representatives. Yet despite clear support from some of the leading supermarkets, the government has so far been reluctant to support this important cause. Not to be deterred, EIA will redouble its efforts with the new parliament to build on the support achieved so far. It was EIA’s work which prompted Clive Efford to table a private members bill and an early day motion on HFCs in 2009, and we will use the results from Chilling Facts II to keep pushing for regulation. As well as lobbying for change here in the UK, EIA has used the information gathered through our supermarket refrigeration surveys to push for a global technology shift. Although the pace of change should be quicker, the supermarkets at the top of EIA’s Chilling Facts league table deserve credit for using pioneering technology that has the potential to set global standards. By working with multinational supermarkets such as Asda and Tesco, our work has the potential to drive the development of climate friendly technology across the world. For example, Tesco told us how it has introduced HFC-free system in stores in Korea, Thailand and Hungary. Later this month we will be attending a meeting of refrigeration policy makers from Eastern and South Asia where we will present the progress made by British supermarkets in order to encourage these countries to adopt HFC-free technologies.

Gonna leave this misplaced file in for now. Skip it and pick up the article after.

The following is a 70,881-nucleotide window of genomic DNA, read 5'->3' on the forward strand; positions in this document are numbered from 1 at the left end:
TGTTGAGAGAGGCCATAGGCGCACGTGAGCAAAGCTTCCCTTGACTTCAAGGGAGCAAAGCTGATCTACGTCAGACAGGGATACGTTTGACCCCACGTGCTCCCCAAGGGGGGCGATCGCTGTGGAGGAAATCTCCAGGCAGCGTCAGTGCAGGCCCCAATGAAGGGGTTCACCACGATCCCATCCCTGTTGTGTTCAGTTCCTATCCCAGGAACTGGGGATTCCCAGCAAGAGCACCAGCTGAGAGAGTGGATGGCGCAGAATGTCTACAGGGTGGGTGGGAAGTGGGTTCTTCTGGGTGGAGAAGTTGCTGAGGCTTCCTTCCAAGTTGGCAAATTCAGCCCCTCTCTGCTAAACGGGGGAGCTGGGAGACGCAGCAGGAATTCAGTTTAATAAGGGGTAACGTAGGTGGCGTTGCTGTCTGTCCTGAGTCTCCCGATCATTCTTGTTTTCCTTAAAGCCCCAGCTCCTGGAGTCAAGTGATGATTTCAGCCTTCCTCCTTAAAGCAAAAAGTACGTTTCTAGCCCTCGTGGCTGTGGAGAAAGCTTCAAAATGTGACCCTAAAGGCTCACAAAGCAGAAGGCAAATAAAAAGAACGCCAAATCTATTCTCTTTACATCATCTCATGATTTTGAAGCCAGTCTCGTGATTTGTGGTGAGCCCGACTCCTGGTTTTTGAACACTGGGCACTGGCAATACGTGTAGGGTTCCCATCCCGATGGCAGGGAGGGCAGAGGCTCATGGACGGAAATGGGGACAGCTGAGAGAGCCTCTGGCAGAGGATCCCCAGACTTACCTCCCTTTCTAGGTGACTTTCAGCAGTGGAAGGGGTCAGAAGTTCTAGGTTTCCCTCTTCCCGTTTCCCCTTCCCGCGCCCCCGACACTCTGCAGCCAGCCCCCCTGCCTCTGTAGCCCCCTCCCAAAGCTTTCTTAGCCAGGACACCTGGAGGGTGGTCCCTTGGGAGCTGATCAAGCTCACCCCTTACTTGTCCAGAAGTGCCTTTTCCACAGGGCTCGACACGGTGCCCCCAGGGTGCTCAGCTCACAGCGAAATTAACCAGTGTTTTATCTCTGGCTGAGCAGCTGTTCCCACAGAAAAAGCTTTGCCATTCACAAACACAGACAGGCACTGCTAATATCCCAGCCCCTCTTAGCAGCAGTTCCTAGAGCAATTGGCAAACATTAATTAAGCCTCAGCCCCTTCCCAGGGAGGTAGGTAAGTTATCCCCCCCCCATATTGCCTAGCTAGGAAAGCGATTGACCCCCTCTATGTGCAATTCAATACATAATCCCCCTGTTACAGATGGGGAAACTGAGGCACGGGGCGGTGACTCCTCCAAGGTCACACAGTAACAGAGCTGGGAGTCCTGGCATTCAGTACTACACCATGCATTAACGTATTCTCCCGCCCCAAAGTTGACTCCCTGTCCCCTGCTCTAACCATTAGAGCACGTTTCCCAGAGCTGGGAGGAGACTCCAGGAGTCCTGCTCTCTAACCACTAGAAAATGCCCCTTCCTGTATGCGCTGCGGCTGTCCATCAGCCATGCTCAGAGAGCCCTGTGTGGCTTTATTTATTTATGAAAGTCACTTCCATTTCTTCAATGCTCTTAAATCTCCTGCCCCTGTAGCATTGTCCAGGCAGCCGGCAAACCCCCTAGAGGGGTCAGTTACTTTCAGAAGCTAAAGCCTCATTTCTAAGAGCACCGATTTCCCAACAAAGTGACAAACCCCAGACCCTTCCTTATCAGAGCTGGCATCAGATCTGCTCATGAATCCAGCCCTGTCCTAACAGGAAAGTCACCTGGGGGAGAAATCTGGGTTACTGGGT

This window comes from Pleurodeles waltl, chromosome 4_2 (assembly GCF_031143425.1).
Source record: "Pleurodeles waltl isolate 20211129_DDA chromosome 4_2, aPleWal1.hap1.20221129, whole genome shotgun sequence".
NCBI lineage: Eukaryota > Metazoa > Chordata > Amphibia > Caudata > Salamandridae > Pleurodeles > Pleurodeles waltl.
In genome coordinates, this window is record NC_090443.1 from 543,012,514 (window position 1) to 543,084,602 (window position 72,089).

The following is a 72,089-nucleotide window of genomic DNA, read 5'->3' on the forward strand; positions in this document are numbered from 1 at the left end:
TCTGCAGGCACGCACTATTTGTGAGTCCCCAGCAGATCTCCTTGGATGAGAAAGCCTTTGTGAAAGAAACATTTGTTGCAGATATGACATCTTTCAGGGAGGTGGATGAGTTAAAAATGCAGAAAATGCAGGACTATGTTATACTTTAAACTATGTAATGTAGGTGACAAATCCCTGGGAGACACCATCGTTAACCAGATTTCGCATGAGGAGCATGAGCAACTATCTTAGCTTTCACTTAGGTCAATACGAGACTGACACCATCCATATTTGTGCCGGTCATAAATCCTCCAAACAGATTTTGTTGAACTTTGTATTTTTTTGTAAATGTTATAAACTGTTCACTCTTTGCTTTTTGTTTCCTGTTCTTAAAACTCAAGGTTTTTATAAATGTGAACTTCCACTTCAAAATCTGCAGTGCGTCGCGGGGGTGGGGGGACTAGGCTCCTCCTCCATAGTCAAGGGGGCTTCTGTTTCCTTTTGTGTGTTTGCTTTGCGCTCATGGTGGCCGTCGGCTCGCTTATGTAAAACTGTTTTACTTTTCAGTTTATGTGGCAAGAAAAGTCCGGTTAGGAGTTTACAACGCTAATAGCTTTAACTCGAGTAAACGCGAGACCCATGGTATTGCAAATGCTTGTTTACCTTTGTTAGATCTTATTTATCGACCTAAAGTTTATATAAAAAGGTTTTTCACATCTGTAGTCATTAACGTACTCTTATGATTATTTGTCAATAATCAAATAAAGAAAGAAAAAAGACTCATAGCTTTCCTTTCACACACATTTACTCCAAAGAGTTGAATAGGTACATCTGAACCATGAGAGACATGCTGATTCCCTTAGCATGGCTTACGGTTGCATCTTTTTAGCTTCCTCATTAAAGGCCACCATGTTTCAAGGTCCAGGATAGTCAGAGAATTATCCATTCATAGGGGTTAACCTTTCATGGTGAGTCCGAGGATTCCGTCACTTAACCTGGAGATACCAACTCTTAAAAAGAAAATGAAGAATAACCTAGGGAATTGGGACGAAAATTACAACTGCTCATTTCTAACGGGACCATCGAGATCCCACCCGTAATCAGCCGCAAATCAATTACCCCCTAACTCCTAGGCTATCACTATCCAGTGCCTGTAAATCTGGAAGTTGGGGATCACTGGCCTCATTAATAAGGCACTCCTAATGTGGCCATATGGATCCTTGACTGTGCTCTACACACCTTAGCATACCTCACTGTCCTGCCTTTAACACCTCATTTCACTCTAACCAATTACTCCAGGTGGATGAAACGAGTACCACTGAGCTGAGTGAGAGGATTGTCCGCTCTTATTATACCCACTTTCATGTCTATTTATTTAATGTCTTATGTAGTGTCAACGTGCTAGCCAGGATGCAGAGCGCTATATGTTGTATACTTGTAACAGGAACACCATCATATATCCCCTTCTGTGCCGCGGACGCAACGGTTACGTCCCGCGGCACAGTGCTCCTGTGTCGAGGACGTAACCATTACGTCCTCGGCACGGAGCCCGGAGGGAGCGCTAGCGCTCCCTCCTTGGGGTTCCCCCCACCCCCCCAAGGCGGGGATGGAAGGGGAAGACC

the climate change impact of supermarket refrigeration is still unacceptably high Action Point
Please let the new government know how important action on HFCs is. Write to your MP and urge them to show their support for a supermarket HFC phase-out by contacting the Minister of State for Food and Farming.
Cold blast from Copenhagen In the last issue of Investigator, EIA Campaigner, Fionnuala Walravens previewed the international climate negotiations. Here she reports on a disappointing summit in Copenhagen: “We went with high hopes and came back…well, stunned. You may have suspected that the media outrage surrounding the Copenhagen climate talks was over- hyped. It wasn’t. Just trying to get into the meeting venue was a daily chore. We braced sub-zero conditions and registration queues that lasted for days - no joking! Once finally inside, the situation wasn’t much better, with severely restricted access to meeting rooms. And that wasn’t just for non-governmental organisations such as EIA – I even saw a group of high level delegates scrabbling on top of each other just to get into a crammed plenary session. It was as if an air of momentary madness had taken over the talks. I managed to catch up with
a Peruvian delegate, who has been working on climate since the Kyoto Protocol’s inception in 1990, and he said he’d never seen anything quite like it. Now the dust has settled, there is time to think about why this mayhem ensued. There have been many explanations offered, but I think on a more profound level it feels like global expectations were unrealistic. I’ve been following the climate talks since 2007 and have been shocked by the growing mistrust and lack of progress on issues during that time. Following months of formal negotiations in 2009, countries had still only managed to agree on a handful of topics. Looking back, it was wishful thinking to expect that failure to agree on so many fundamental issues would be resolved in two crowded and sleep-deprived weeks at the Danish capital. The question of where to go next is hard to answer. It feels as it the climate talks have become too big and complex, with progress in one area overshadowed or held ransom by lack of progress in others. EIA’s campaigns